Tips for Living a Healthier Life

Healthy diet, exercise, regular checkups, and avoiding stress and tobacco can lead to a healthier life

/ Author:  / Reviewed by: Joseph V. Madia, MD Beth Bolt, RPh

The amount of discussion these days about the best ways to be healthy can often feel more overwhelming than helpful, but some experts say it may be wise to focus on a few key areas.

In an interview with dailyRx News, David Winter, MD, chief clinical officer, president and chairman of the board of Baylor Health Care System's HealthTexas Provider Network, described his top tips for living a healthier life and warding off chronic health problems.

Kick the Habit

"Number one, most important — don't smoke, don't use tobacco in any form," Dr. Winter said.

According to the Centers for Disease Control and Prevention (CDC), smoking causes damage to almost every organ in the body and can lead to many diseases, including cancer, lung problems and heart disease.

"Quitting smoking lowers your risk for smoking-related diseases and can add years to your life," according to the CDC.

Eat a Healthy Diet

Though a lot of fad diets come and go, Dr. Winter stressed that moderation is key when it comes to food.

"Eat reasonably," Dr. Winter said. "Not a lot of high fat, not a lot of high sugar."

Dr. Winter also suggested avoiding high levels of cholesterol and recommended focusing on fruits, vegetables and whole grains instead.

Get Moving

Exercise is a healthy habit, for sure, but too much of a good thing may be unhealthy in this case. Too much exercise can cause wear and tear on the body, Dr. Winter said, but too little can lead to other problems. Moderation is key, he said.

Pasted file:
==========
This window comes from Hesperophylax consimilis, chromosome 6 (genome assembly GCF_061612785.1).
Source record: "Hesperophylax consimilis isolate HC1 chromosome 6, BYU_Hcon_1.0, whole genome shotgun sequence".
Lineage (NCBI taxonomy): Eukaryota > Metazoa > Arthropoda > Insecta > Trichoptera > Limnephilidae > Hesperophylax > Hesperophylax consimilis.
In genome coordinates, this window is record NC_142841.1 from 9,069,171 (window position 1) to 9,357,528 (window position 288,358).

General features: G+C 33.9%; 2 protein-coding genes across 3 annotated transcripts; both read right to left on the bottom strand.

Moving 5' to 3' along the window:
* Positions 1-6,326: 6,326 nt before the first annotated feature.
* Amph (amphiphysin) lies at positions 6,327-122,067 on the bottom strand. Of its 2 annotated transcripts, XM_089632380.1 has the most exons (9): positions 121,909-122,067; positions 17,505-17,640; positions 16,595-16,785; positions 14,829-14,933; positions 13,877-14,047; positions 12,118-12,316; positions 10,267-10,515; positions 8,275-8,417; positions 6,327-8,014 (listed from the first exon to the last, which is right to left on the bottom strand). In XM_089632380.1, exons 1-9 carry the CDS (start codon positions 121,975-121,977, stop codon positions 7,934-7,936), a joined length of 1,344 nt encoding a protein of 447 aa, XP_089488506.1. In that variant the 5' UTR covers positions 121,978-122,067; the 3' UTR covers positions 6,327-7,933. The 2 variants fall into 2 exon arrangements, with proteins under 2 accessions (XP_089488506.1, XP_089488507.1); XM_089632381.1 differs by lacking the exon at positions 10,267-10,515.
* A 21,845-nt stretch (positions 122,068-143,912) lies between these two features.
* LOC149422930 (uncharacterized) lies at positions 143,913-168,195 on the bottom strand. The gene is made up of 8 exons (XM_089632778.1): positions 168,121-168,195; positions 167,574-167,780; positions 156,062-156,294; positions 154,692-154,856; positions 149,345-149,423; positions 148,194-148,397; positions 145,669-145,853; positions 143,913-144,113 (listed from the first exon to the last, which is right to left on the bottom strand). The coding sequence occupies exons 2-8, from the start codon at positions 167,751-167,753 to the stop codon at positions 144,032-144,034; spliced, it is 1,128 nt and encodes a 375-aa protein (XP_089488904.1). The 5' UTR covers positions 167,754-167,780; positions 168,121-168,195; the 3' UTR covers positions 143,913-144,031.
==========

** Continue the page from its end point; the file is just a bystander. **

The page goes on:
"Three to five times a week of moderate exercise is ideal," Dr. Winter said.

The CDC recommends a mix of moderate- and vigorous-intensity aerobic activity (like walking or swimming) and muscle-strengthening activities (like strength training) for a total of two hours and 30 minutes a week.

"The good news is that you can spread your activity out during the week, so you don't have to do it all at once," according to the CDC. "It's about what works best for you, as long as you're doing physical activity at a moderate or vigorous effort for at least 10 minutes at a time."

Manage Your Weight

Dr. Winter's tips to eat reasonably and exercise moderately are key in the next tip: maintain an ideal weight.

"Keep your weight ideal," Dr. Winter said. "Not way too thin, and not way too overweight. We see a lot more obesity in this country than underweight, but both of them cause problems."

Body mass index (BMI) is one common method of measuring ideal weight. BMI is a measure of body fat based on height and weight. A health care professional can measure it, or you can estimate it with an online BMI calculator.

According to the CDC, a BMI of between 18.5 and 24.9 is considered within the healthy weight range, with lower or higher scores representing underweight and overweight ranges.

Keep Checking Up

Talking to your doctor regularly about your health, potential screenings and family history is a great way to live healthier, Dr. Winter said.

"I would say check in with your doctor periodically," Dr. Winter said. "Take your family history, let the doctor check you for blood pressure, cholesterol, blood sugar levels — those things can be treated and prevent diseases."

Dr. Winter added, "See what's in your family that needs to be identified and watched for. See what screening tests are more appropriate for you."

The CDC notes that common screenings include those for breast, cervical and prostate cancer.

"Regular health exams and tests can help find problems before they start," according to the CDC. "They also can help find problems early, when your chances for treatment and cure are better."

Take a Breather from Stress

The final tip Dr. Winter listed as key to good health is managing stress — a factor he said can contribute to all kinds of health problems.

"In this country in particular, people seem to get on that treadmill and stay on it," Dr. Winter said. "Stress can lead to more heart attacks, more strokes, even more cancer, certainly migraine headaches and ulcer disease."

Dr. Winter said ways to manage stress can vary from person to person. Some people may find that activities like conversations with good friends, reading, playing golf or watching movies are good methods.

Whatever hobby helps you relax, take time for it and "Get off that treadmill and turn it down a little bit," Dr. Winter said.

Review Date: 
April 7, 2015